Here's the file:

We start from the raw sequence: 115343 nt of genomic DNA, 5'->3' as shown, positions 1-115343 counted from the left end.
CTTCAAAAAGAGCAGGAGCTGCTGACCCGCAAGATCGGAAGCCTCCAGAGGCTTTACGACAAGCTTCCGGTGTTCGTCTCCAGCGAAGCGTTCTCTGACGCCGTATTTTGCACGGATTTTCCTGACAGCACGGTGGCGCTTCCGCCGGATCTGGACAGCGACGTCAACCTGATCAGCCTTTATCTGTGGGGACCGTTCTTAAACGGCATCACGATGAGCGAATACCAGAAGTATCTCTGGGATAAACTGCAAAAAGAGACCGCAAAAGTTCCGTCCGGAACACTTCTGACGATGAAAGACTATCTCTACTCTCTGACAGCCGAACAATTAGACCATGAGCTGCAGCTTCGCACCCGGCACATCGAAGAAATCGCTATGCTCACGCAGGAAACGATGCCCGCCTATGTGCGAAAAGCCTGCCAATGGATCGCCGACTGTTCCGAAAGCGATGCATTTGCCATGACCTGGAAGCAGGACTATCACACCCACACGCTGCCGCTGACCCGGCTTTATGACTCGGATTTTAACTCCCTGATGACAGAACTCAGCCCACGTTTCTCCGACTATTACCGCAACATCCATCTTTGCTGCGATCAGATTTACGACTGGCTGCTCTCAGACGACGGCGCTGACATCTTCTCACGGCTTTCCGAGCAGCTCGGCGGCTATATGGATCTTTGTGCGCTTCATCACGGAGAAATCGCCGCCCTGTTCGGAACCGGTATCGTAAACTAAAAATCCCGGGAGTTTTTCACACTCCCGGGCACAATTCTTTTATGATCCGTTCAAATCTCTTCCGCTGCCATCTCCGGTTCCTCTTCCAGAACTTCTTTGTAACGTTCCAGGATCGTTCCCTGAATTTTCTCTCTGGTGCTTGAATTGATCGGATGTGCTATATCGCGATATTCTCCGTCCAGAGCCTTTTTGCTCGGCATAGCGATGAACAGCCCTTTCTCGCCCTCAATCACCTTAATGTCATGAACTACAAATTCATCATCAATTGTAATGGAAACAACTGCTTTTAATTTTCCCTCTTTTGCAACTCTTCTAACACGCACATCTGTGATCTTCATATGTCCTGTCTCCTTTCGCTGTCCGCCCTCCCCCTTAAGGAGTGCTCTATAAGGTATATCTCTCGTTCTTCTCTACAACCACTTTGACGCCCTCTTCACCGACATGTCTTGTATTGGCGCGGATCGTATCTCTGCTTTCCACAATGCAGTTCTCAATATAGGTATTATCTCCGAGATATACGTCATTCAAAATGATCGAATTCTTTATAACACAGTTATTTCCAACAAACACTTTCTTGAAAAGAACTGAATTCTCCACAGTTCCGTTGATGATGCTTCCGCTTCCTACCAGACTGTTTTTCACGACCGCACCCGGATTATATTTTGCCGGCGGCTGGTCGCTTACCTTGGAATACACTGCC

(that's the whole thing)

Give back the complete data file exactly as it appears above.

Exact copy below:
We start from the raw sequence: 115343 nt of genomic DNA, 5'->3' as shown, positions 1-115343 counted from the left end.
CTTCAAAAAGAGCAGGAGCTGCTGACCCGCAAGATCGGAAGCCTCCAGAGGCTTTACGACAAGCTTCCGGTGTTCGTCTCCAGCGAAGCGTTCTCTGACGCCGTATTTTGCACGGATTTTCCTGACAGCACGGTGGCGCTTCCGCCGGATCTGGACAGCGACGTCAACCTGATCAGCCTTTATCTGTGGGGACCGTTCTTAAACGGCATCACGATGAGCGAATACCAGAAGTATCTCTGGGATAAACTGCAAAAAGAGACCGCAAAAGTTCCGTCCGGAACACTTCTGACGATGAAAGACTATCTCTACTCTCTGACAGCCGAACAATTAGACCATGAGCTGCAGCTTCGCACCCGGCACATCGAAGAAATCGCTATGCTCACGCAGGAAACGATGCCCGCCTATGTGCGAAAAGCCTGCCAATGGATCGCCGACTGTTCCGAAAGCGATGCATTTGCCATGACCTGGAAGCAGGACTATCACACCCACACGCTGCCGCTGACCCGGCTTTATGACTCGGATTTTAACTCCCTGATGACAGAACTCAGCCCACGTTTCTCCGACTATTACCGCAACATCCATCTTTGCTGCGATCAGATTTACGACTGGCTGCTCTCAGACGACGGCGCTGACATCTTCTCACGGCTTTCCGAGCAGCTCGGCGGCTATATGGATCTTTGTGCGCTTCATCACGGAGAAATCGCCGCCCTGTTCGGAACCGGTATCGTAAACTAAAAATCCCGGGAGTTTTTCACACTCCCGGGCACAATTCTTTTATGATCCGTTCAAATCTCTTCCGCTGCCATCTCCGGTTCCTCTTCCAGAACTTCTTTGTAACGTTCCAGGATCGTTCCCTGAATTTTCTCTCTGGTGCTTGAATTGATCGGATGTGCTATATCGCGATATTCTCCGTCCAGAGCCTTTTTGCTCGGCATAGCGATGAACAGCCCTTTCTCGCCCTCAATCACCTTAATGTCATGAACTACAAATTCATCATCAATTGTAATGGAAACAACTGCTTTTAATTTTCCCTCTTTTGCAACTCTTCTAACACGCACATCTGTGATCTTCATATGTCCTGTCTCCTTTCGCTGTCCGCCCTCCCCCTTAAGGAGTGCTCTATAAGGTATATCTCTCGTTCTTCTCTACAACCACTTTGACGCCCTCTTCACCGACATGTCTTGTATTGGCGCGGATCGTATCTCTGCTTTCCACAATGCAGTTCTCAATATAGGTATTATCTCCGAGATATACGTCATTCAAAATGATCGAATTCTTTATAACACAGTTATTTCCAACAAACACTTTCTTGAAAAGAACTGAATTCTCCACAGTTCCGTTGATGATGCTTCCGCTTCCTACCAGACTGTTTTTCACGACCGCACCCGGATTATATTTTGCCGGCGGCTGGTCGCTTACCTTGGAATACACTGCC